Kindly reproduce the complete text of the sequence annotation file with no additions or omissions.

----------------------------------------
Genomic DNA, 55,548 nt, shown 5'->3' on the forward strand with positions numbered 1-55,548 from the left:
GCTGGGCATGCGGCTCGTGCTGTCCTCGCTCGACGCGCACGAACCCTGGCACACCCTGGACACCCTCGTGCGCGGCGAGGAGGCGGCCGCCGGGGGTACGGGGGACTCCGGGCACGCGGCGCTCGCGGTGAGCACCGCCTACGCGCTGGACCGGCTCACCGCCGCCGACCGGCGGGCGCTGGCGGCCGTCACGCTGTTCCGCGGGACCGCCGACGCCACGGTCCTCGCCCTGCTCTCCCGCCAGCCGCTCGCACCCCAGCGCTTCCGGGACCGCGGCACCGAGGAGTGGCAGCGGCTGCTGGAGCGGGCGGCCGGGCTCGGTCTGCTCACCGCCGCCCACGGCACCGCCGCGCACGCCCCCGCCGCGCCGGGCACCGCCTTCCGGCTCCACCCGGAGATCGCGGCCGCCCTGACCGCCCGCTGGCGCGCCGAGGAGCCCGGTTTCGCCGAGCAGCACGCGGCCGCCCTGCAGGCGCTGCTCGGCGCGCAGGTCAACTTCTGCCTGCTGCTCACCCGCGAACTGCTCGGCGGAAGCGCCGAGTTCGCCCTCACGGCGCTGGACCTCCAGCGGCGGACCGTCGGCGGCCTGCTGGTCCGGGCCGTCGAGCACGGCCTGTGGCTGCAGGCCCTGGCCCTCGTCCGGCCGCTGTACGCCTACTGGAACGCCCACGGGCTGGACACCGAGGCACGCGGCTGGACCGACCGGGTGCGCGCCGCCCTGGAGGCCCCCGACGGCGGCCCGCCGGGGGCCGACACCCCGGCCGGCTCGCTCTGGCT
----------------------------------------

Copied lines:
Genomic DNA, 55,548 nt, shown 5'->3' on the forward strand with positions numbered 1-55,548 from the left:
GCTGGGCATGCGGCTCGTGCTGTCCTCGCTCGACGCGCACGAACCCTGGCACACCCTGGACACCCTCGTGCGCGGCGAGGAGGCGGCCGCCGGGGGTACGGGGGACTCCGGGCACGCGGCGCTCGCGGTGAGCACCGCCTACGCGCTGGACCGGCTCACCGCCGCCGACCGGCGGGCGCTGGCGGCCGTCACGCTGTTCCGCGGGACCGCCGACGCCACGGTCCTCGCCCTGCTCTCCCGCCAGCCGCTCGCACCCCAGCGCTTCCGGGACCGCGGCACCGAGGAGTGGCAGCGGCTGCTGGAGCGGGCGGCCGGGCTCGGTCTGCTCACCGCCGCCCACGGCACCGCCGCGCACGCCCCCGCCGCGCCGGGCACCGCCTTCCGGCTCCACCCGGAGATCGCGGCCGCCCTGACCGCCCGCTGGCGCGCCGAGGAGCCCGGTTTCGCCGAGCAGCACGCGGCCGCCCTGCAGGCGCTGCTCGGCGCGCAGGTCAACTTCTGCCTGCTGCTCACCCGCGAACTGCTCGGCGGAAGCGCCGAGTTCGCCCTCACGGCGCTGGACCTCCAGCGGCGGACCGTCGGCGGCCTGCTGGTCCGGGCCGTCGAGCACGGCCTGTGGCTGCAGGCCCTGGCCCTCGTCCGGCCGCTGTACGCCTACTGGAACGCCCACGGGCTGGACACCGAGGCACGCGGCTGGACCGACCGGGTGCGCGCCGCCCTGGAGGCCCCCGACGGCGGCCCGCCGGGGGCCGACACCCCGGCCGGCTCGCTCTGGCT